When you first start with Infrastructure as Code, it can be tempting to create one template to rule them all™ where you can deploy your whole infrastructure in a single deployment. If you’re only deploying a few resources, then this can be fine, but once you get beyond that and are deploying complex sets of infrastructure, it’s important to consider your blast radius.
So what do we mean by blast radius?
Absolutely nothi… oh wait, they might have some uses.
When choosing an Infrastructure as Code (IaC) tool, there are many differentiating factors among the options available, but one that often comes up in this conversation is whether or not they use a state file. Some languages, such as Terraform and Pulumi, use a state file to track what has been deployed outside the cloud provider’s system. In contrast, other languages, like ARM templates and Bicep, don’t have a state file and rely on the actual state of the resource.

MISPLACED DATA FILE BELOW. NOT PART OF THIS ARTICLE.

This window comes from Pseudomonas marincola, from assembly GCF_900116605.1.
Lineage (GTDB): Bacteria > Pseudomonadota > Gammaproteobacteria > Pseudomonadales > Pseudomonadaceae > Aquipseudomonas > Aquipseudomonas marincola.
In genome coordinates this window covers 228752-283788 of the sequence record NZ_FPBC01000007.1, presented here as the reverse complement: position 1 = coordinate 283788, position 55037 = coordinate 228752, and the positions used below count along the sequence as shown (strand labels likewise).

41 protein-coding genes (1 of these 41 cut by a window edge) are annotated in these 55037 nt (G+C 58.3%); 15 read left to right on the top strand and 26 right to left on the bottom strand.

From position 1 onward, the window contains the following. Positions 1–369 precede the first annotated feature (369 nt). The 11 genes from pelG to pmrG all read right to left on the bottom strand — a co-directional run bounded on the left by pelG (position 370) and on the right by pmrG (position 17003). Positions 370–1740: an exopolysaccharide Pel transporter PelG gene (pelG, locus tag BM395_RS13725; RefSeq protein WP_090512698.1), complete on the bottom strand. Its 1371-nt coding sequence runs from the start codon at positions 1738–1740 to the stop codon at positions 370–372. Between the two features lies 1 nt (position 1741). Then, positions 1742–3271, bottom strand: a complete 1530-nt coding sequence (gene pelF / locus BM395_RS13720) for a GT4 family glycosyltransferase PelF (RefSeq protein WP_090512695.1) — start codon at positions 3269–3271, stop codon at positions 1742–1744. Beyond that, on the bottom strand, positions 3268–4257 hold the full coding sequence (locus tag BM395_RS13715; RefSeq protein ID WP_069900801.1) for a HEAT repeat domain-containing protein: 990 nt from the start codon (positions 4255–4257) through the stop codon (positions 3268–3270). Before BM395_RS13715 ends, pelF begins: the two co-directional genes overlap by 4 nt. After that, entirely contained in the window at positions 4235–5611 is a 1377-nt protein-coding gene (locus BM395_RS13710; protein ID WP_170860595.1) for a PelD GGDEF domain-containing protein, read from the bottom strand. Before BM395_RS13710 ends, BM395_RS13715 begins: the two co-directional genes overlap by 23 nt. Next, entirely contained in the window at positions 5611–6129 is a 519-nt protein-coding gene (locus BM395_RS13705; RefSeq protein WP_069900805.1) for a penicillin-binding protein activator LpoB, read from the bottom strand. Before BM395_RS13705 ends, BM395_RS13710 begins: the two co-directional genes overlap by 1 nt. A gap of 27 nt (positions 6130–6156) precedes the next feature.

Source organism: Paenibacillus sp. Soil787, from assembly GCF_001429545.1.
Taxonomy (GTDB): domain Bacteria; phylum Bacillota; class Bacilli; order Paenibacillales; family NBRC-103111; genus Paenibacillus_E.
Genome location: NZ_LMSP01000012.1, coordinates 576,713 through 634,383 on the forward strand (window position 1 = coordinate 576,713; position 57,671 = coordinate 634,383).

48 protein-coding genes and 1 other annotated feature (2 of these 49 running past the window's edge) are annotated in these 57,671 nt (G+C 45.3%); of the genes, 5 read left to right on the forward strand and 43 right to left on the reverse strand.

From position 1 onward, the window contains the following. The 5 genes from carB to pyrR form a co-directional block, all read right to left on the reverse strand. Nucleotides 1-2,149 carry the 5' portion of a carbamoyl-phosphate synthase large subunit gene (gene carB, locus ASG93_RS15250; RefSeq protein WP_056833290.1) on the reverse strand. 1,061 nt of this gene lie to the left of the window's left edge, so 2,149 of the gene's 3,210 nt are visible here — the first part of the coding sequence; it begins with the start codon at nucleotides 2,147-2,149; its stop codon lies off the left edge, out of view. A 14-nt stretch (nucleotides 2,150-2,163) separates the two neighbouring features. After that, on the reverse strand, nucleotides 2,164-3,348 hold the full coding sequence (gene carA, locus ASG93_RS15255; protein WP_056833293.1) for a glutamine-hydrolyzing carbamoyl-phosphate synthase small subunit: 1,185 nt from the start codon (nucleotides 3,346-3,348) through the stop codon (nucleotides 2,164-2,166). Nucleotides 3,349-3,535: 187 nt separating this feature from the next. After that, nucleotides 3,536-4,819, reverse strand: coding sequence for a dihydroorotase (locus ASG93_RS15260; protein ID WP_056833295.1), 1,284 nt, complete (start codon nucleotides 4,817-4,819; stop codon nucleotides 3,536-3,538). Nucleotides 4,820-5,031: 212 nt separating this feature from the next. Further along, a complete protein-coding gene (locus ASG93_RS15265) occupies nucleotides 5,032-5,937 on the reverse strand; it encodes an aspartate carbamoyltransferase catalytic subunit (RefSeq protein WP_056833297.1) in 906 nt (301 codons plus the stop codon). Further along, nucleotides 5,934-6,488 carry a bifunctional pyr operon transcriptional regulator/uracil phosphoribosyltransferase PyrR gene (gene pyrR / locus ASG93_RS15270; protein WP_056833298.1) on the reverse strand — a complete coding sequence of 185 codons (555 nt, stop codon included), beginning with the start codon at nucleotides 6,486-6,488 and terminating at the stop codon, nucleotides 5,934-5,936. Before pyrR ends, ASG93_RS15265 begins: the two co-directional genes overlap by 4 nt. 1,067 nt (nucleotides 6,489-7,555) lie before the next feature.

Have you ever wondered why you can’t create some Azure resources using ARM or Bicep, or it’s not present in the Pulumi API, but sometimes you can do it in Terraform, or just not? If you work with Infrastructure as Code, you need to understand the difference between the Control Plane and Data Plane.
These two planes represent two different types of operations in Azure.
Control Plane Most top-level Azure resources fall under the control plane.